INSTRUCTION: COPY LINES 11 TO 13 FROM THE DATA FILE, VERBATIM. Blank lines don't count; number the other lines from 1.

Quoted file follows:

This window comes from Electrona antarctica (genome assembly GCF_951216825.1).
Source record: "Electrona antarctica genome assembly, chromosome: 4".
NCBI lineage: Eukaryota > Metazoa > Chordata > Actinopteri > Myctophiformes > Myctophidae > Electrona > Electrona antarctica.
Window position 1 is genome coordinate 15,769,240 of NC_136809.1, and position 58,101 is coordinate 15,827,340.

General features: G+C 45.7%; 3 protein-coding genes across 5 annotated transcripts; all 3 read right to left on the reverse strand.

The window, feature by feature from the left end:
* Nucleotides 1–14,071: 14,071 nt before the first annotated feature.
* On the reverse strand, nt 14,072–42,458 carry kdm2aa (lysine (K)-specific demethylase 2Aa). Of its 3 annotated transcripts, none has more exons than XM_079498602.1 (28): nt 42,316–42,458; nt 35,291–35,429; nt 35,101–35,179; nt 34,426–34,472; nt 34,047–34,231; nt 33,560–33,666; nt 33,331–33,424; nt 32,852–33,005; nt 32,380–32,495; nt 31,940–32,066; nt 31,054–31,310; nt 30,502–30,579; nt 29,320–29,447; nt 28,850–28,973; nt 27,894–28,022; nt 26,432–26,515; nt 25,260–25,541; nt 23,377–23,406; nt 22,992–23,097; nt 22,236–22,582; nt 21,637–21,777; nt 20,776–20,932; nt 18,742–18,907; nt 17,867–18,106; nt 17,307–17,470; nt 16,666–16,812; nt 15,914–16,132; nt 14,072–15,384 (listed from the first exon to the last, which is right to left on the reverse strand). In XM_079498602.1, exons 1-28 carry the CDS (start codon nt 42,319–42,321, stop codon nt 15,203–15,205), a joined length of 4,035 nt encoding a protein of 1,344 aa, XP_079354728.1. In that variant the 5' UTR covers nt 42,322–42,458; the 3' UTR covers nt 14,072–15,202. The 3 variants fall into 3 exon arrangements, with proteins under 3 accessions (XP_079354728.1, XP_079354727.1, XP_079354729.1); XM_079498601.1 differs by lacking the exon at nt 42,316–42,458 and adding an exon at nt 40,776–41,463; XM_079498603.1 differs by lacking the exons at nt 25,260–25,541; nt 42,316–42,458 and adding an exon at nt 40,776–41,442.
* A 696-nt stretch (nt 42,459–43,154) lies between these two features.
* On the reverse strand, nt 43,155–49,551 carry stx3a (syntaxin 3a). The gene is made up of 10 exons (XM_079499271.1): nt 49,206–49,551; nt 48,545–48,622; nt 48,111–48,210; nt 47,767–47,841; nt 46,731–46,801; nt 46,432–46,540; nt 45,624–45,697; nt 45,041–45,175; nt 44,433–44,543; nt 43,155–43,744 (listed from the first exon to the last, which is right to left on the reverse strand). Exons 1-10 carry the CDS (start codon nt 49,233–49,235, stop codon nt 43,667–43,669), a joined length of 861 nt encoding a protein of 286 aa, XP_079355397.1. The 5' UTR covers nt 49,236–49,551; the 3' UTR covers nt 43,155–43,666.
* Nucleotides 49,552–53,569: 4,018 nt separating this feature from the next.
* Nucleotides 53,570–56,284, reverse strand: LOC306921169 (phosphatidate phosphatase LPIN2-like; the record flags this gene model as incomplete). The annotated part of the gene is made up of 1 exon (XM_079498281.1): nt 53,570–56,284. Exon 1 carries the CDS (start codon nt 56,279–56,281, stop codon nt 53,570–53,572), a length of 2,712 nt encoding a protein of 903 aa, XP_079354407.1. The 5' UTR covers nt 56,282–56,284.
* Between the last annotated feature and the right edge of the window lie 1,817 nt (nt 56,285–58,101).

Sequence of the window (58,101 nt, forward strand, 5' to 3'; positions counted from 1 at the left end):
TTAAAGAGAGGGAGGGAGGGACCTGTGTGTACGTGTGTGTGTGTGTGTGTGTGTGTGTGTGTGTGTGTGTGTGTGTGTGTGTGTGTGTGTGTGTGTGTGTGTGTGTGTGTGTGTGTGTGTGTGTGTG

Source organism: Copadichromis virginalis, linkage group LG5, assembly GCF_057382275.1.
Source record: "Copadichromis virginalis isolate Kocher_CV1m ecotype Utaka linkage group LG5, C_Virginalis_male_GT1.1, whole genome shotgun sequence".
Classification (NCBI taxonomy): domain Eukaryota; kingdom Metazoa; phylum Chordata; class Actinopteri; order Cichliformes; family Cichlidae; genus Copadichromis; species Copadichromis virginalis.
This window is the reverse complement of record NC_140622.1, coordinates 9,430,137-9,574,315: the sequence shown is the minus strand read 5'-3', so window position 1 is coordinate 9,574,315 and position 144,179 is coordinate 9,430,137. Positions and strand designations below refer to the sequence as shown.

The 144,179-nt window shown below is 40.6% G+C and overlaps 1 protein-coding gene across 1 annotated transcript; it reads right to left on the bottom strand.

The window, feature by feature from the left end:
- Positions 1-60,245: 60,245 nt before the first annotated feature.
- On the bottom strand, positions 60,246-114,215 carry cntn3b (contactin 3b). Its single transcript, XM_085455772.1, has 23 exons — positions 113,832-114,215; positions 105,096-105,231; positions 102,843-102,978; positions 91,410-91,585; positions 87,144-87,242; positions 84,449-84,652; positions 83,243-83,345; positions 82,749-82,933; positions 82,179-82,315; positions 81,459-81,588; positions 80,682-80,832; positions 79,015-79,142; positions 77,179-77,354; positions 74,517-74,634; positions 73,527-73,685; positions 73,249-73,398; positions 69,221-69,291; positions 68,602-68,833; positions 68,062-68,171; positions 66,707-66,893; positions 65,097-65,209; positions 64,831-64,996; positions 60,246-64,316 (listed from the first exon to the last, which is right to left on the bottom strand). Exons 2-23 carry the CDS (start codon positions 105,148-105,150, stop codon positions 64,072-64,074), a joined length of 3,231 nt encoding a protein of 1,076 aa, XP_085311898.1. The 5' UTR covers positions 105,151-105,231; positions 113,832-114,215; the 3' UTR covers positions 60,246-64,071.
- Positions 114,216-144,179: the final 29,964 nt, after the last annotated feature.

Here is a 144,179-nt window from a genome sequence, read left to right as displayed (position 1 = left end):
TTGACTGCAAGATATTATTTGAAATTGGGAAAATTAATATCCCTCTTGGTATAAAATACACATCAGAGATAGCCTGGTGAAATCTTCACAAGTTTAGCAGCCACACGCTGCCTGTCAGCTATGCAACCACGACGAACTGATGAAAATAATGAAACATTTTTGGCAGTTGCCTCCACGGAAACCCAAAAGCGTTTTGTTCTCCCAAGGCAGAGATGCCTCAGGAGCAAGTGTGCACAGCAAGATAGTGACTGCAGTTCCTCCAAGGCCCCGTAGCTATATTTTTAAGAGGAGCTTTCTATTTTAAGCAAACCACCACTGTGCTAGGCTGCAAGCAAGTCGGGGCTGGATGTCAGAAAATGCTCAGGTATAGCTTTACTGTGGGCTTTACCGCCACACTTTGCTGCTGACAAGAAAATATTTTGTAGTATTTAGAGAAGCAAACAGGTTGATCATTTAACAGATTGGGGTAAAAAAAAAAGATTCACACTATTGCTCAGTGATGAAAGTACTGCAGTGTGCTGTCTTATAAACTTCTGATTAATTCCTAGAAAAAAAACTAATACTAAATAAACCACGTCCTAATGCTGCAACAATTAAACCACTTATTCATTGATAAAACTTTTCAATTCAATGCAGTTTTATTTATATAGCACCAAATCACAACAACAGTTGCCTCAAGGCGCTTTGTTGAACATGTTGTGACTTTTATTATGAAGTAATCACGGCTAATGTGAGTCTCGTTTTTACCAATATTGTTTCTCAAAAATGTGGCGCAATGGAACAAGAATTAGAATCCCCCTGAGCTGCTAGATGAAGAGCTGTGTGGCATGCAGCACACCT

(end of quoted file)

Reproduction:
* Nucleotides 49,552–53,569: 4,018 nt separating this feature from the next.
* Nucleotides 53,570–56,284, reverse strand: LOC306921169 (phosphatidate phosphatase LPIN2-like; the record flags this gene model as incomplete). The annotated part of the gene is made up of 1 exon (XM_079498281.1): nt 53,570–56,284. Exon 1 carries the CDS (start codon nt 56,279–56,281, stop codon nt 53,570–53,572), a length of 2,712 nt encoding a protein of 903 aa, XP_079354407.1. The 5' UTR covers nt 56,282–56,284.
* Between the last annotated feature and the right edge of the window lie 1,817 nt (nt 56,285–58,101).